On Wednesday, Josh Gottheimer of Wyckoff, the Democratic candidate from New Jersey’s 5th Congressional District, stood outside Teaneck’s municipal building with Joseph Lieberman, who represented Connecticut in the United States Senate for 24 years, as Senator Lieberman endorsed his run.
Senator Lieberman now is one of three co-chairs of No Labels, a group that believes that compromise is neither a dirty word nor a moral weakness but instead a prerequisite to successful leadership. No Labels, according to its website, wants to work for the election of people “who combine ideological independence and common sense with a willingness to reach across the aisle to get things done.”
As he endorsed Mr. Gottheimer, Senator Lieberman gave him No Label’s Problem Solver Seal of Approval.
“If we could make a candidate to order, it would be Josh Gottheimer,” Mr. Lieberman said, citing Mr. Gottheimer’s fiscal conservatism, general moderation, and bipartisan approach.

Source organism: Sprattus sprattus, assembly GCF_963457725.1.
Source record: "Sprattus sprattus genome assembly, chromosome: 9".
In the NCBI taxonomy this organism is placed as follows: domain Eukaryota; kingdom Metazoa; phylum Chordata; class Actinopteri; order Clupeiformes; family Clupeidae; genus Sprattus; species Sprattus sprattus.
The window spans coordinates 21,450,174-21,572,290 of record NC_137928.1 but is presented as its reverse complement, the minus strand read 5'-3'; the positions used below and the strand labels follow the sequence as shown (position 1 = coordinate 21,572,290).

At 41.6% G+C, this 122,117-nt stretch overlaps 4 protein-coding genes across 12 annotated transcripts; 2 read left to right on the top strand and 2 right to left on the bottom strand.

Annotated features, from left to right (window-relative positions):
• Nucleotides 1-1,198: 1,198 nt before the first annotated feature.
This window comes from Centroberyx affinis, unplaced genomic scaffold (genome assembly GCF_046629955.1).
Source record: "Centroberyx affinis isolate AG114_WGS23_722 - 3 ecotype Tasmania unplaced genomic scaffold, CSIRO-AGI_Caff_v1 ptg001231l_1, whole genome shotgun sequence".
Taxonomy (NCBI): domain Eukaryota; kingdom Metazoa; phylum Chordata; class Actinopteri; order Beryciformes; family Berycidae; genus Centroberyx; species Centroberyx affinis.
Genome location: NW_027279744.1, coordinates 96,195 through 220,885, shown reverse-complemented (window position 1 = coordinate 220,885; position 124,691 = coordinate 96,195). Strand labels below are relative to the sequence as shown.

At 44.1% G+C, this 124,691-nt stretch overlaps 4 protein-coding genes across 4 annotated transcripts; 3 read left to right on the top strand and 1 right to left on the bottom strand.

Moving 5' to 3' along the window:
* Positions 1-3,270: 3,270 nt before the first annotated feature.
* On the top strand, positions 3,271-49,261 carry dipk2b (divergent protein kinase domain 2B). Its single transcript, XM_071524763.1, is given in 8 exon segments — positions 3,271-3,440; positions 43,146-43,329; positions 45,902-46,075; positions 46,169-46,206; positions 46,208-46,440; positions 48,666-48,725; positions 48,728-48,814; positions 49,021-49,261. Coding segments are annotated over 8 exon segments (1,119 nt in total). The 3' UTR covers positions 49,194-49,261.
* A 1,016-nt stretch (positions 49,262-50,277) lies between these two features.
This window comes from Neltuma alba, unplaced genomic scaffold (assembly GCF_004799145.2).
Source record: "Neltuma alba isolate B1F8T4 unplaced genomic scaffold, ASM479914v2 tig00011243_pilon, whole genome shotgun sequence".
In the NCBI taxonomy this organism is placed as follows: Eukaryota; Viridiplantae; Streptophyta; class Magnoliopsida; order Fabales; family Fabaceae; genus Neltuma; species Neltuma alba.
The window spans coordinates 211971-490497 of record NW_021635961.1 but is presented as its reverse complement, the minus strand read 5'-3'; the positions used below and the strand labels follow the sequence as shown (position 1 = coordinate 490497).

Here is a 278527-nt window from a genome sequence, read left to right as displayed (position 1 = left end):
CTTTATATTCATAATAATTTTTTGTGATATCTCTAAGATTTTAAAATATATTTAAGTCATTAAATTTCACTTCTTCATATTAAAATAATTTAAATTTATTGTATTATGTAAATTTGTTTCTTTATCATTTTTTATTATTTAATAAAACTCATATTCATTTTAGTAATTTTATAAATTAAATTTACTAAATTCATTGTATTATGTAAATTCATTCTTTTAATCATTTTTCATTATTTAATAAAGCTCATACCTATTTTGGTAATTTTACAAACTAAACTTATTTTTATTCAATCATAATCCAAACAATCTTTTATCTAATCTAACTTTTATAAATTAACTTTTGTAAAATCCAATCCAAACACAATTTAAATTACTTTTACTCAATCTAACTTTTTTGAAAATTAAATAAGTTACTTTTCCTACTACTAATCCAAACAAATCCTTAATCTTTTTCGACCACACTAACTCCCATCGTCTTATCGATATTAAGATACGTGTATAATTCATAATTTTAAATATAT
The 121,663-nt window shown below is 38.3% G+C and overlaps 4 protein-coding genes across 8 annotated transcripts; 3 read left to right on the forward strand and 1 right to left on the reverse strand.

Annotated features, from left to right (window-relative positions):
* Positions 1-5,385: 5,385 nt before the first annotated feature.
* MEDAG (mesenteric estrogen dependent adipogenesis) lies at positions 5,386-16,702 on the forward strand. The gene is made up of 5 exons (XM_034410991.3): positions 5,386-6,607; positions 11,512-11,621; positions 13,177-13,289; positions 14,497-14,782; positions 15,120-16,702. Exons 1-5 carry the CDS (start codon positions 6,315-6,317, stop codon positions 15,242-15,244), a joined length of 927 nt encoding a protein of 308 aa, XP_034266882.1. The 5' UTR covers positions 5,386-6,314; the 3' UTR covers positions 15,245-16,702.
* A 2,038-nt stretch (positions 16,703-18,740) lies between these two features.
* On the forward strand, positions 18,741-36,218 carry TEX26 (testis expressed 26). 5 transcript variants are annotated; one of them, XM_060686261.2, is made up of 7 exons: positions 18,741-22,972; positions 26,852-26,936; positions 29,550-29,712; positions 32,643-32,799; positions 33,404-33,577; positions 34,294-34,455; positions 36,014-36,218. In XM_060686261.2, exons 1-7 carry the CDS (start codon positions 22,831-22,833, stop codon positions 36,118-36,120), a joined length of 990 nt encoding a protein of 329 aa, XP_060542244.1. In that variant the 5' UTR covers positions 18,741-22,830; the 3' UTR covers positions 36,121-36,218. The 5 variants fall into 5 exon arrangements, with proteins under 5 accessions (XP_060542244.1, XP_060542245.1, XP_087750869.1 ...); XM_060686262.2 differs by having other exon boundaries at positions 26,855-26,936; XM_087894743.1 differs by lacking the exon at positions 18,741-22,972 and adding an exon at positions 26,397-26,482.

Senator Lieberman, who ran for vice president in 2000, was the first Jew ever on a major party’s presidential ticket. He and Al Gore lost that election, but as we all know, it was nail-bitingly close. Since then, and particularly since he retired from the Senate in 2013, he has devoted himself to campaigning for moderation, bipartisanship, and civility in government.
Mr. Gottheimer, a former Microsoft executive and Clinton staffer (that was Bill Clinton — Mr. Gottheimer, who now is 41, was 23 then) is running as a moderate, pledges himself to bipartisanship, and has been willing to buck his own party by vocally opposing last summer’s Iran deal. He is facing Scott Garrett, who has represented the district since 2003. Mr. Garrett, who is deeply conservative and a founding member of the Republican Freedom Caucus, has been a formidable opponent in earlier elections; this year, however, the race is close, and the Democratic Congressional Campaign Committee hopes that the seat might come over to its column.